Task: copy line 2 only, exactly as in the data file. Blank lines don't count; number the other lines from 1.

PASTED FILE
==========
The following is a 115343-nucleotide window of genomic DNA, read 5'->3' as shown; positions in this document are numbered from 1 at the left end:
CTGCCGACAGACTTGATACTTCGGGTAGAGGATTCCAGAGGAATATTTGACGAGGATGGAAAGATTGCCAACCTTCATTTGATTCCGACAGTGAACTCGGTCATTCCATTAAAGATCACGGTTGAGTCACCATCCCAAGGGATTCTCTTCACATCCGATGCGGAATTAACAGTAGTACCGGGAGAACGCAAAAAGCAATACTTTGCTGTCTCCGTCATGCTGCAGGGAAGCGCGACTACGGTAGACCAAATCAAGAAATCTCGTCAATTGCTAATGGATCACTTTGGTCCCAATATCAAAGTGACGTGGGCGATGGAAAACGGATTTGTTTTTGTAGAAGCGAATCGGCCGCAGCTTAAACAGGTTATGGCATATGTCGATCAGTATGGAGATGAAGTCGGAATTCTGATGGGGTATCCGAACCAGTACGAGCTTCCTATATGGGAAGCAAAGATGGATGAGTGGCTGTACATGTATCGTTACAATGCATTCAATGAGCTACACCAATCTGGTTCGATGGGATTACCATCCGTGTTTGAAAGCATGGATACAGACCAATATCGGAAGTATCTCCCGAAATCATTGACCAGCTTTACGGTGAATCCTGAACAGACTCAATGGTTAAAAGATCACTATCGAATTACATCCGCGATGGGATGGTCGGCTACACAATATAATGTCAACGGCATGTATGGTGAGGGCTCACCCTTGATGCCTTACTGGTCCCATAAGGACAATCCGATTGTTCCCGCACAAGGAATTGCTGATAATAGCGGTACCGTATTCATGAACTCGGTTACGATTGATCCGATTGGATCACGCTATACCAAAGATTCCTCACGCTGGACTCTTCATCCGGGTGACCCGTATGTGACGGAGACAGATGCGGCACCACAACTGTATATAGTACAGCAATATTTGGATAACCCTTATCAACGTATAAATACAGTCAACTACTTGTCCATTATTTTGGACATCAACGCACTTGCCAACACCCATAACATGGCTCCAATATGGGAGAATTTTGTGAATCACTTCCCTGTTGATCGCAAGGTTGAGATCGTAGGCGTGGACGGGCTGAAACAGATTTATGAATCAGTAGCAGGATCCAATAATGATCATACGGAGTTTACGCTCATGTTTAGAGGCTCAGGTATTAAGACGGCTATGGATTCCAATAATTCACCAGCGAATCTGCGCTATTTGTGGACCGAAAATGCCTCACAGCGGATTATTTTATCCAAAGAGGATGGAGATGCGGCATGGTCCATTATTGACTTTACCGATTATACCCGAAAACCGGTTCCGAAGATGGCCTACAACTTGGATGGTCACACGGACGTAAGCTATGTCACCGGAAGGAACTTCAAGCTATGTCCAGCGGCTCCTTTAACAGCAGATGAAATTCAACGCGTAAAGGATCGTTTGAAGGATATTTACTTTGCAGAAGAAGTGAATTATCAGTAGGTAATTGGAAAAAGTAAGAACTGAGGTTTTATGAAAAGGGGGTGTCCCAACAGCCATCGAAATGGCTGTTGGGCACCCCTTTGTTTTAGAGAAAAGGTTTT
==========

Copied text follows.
CTGCCGACAGACTTGATACTTCGGGTAGAGGATTCCAGAGGAATATTTGACGAGGATGGAAAGATTGCCAACCTTCATTTGATTCCGACAGTGAACTCGGTCATTCCATTAAAGATCACGGTTGAGTCACCATCCCAAGGGATTCTCTTCACATCCGATGCGGAATTAACAGTAGTACCGGGAGAACGCAAAAAGCAATACTTTGCTGTCTCCGTCATGCTGCAGGGAAGCGCGACTACGGTAGACCAAATCAAGAAATCTCGTCAATTGCTAATGGATCACTTTGGTCCCAATATCAAAGTGACGTGGGCGATGGAAAACGGATTTGTTTTTGTAGAAGCGAATCGGCCGCAGCTTAAACAGGTTATGGCATATGTCGATCAGTATGGAGATGAAGTCGGAATTCTGATGGGGTATCCGAACCAGTACGAGCTTCCTATATGGGAAGCAAAGATGGATGAGTGGCTGTACATGTATCGTTACAATGCATTCAATGAGCTACACCAATCTGGTTCGATGGGATTACCATCCGTGTTTGAAAGCATGGATACAGACCAATATCGGAAGTATCTCCCGAAATCATTGACCAGCTTTACGGTGAATCCTGAACAGACTCAATGGTTAAAAGATCACTATCGAATTACATCCGCGATGGGATGGTCGGCTACACAATATAATGTCAACGGCATGTATGGTGAGGGCTCACCCTTGATGCCTTACTGGTCCCATAAGGACAATCCGATTGTTCCCGCACAAGGAATTGCTGATAATAGCGGTACCGTATTCATGAACTCGGTTACGATTGATCCGATTGGATCACGCTATACCAAAGATTCCTCACGCTGGACTCTTCATCCGGGTGACCCGTATGTGACGGAGACAGATGCGGCACCACAACTGTATATAGTACAGCAATATTTGGATAACCCTTATCAACGTATAAATACAGTCAACTACTTGTCCATTATTTTGGACATCAACGCACTTGCCAACACCCATAACATGGCTCCAATATGGGAGAATTTTGTGAATCACTTCCCTGTTGATCGCAAGGTTGAGATCGTAGGCGTGGACGGGCTGAAACAGATTTATGAATCAGTAGCAGGATCCAATAATGATCATACGGAGTTTACGCTCATGTTTAGAGGCTCAGGTATTAAGACGGCTATGGATTCCAATAATTCACCAGCGAATCTGCGCTATTTGTGGACCGAAAATGCCTCACAGCGGATTATTTTATCCAAAGAGGATGGAGATGCGGCATGGTCCATTATTGACTTTACCGATTATACCCGAAAACCGGTTCCGAAGATGGCCTACAACTTGGATGGTCACACGGACGTAAGCTATGTCACCGGAAGGAACTTCAAGCTATGTCCAGCGGCTCCTTTAACAGCAGATGAAATTCAACGCGTAAAGGATCGTTTGAAGGATATTTACTTTGCAGAAGAAGTGAATTATCAGTAGGTAATTGGAAAAAGTAAGAACTGAGGTTTTATGAAAAGGGGGTGTCCCAACAGCCATCGAAATGGCTGTTGGGCACCCCTTTGTTTTAGAGAAAAGGTTTT